The systems also typically provide only about "four or five hours a day" of benefit to an exchange site. But Telstra sees a far bigger future for solar and other renewable energy sources, such as tri-generation, biofuel and fuel-cell technology, which it made standard for back-up supplies to mobile towers and small exchanges last week.

"Ultimately it would be fantastic if we had to use no energy from coal to keep our sites running," Romano said. "That'd be the ultimate objective, but that's never going to happen while I'm alive. [For now] it's about what can we do with some of the new technologies that will enable us to use less coal power."

Telstra has about eight trials running Australia-wide trialling various renewable energy sources to power telecommunications exchanges and equipment. Romano is more or less in the same boat as other testers in Australia — trying to find a business case to deploy technology that is at various stages of maturity.

"Some of this technology may not be viable now but it may be in three years," he said. "We're going to continue to assess [the technologies] and if they're viable we'll roll them out."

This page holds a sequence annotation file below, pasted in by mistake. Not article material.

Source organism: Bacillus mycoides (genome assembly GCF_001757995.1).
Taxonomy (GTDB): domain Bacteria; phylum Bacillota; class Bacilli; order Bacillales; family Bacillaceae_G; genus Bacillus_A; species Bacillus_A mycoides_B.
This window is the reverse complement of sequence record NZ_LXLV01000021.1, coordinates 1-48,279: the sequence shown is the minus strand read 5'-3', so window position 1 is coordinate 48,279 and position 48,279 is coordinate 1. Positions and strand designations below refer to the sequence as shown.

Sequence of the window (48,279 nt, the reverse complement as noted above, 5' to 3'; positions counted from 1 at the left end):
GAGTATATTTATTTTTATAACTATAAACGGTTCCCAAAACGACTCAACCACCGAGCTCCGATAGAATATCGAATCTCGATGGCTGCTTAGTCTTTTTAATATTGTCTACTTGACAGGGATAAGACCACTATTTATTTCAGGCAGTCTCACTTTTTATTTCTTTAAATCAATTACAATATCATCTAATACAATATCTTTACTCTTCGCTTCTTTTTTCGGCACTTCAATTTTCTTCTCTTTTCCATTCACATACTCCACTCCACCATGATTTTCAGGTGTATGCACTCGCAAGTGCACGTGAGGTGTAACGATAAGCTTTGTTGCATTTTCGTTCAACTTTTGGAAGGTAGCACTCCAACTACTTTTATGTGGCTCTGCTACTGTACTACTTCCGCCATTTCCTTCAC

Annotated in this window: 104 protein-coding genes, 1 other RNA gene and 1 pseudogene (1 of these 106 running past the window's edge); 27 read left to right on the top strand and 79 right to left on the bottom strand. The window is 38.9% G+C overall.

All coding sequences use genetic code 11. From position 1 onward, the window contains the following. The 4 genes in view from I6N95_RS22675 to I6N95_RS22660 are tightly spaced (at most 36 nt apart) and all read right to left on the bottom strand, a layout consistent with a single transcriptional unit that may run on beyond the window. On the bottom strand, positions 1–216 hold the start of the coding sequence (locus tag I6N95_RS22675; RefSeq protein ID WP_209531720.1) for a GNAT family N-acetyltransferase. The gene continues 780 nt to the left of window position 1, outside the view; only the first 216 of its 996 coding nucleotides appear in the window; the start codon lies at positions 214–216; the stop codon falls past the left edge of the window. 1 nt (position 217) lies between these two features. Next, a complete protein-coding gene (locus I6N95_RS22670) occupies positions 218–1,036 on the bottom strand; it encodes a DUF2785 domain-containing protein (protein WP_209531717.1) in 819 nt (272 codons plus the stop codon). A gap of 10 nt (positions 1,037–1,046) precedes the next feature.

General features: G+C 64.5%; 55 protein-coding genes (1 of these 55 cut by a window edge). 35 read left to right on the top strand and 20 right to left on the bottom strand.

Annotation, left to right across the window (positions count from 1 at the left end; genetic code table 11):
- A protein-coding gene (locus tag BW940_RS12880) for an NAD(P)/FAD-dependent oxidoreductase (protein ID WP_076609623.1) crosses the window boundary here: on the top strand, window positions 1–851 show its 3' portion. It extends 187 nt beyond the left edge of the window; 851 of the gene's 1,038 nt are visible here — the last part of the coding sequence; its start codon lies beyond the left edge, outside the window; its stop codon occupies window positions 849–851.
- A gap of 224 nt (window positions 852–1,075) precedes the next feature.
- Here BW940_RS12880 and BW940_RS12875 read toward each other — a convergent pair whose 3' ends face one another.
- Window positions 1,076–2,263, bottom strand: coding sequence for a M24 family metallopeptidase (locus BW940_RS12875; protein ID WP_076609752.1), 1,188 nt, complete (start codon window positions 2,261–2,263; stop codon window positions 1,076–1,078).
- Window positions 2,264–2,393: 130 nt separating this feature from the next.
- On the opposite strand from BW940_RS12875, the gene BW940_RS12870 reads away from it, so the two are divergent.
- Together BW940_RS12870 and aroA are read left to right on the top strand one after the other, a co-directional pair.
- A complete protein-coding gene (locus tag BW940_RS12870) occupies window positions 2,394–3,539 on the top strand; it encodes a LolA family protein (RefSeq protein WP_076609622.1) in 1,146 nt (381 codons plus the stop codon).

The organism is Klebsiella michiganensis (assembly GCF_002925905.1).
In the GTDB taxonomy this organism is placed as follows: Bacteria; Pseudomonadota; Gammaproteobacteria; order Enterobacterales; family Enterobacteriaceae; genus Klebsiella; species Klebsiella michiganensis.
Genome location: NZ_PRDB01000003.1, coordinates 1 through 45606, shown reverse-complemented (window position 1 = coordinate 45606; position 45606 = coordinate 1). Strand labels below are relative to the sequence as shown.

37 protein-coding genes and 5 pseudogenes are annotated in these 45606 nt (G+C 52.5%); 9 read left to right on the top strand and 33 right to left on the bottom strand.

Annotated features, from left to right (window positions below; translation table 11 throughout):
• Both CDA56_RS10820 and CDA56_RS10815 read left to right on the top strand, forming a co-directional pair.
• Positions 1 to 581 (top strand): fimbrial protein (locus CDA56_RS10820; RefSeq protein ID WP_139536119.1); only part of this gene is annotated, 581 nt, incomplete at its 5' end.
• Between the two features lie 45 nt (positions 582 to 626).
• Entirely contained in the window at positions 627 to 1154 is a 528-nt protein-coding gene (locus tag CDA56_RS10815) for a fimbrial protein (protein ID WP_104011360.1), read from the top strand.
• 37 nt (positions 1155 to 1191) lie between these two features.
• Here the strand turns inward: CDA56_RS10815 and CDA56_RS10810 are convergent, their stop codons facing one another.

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Saudi Arabia, Emirates lead charge on Mideast solar power
1 Nov 2013

ABU DHABI, United Arab Emirates, Nov. 1 (UPI) -- Saudi Arabia and the United Arab Emirates, two of the world's leading oil producers, are spearheading a Middle Eastern drive to develop solar power, with plans for projects requiring $1.5 billion in investment by the end of 2014.
The program, designed to free up for export increasing amounts of oil and gas being used domestically for power generation, got a major endorsement from the Arab Forum for Environment and Development Monday.

It urged Arab states to re-evaluate their relationship with oil, the economic mainstay of the Arab world since the 1950s, and phase out state energy subsidies to focus investment in developing renewable energy. "Oil and gas are important, they will continue to be important," said Najib Saab, the forum's secretary-general. "We call for more careful use of oil and gas and for more serious development of renewable energy."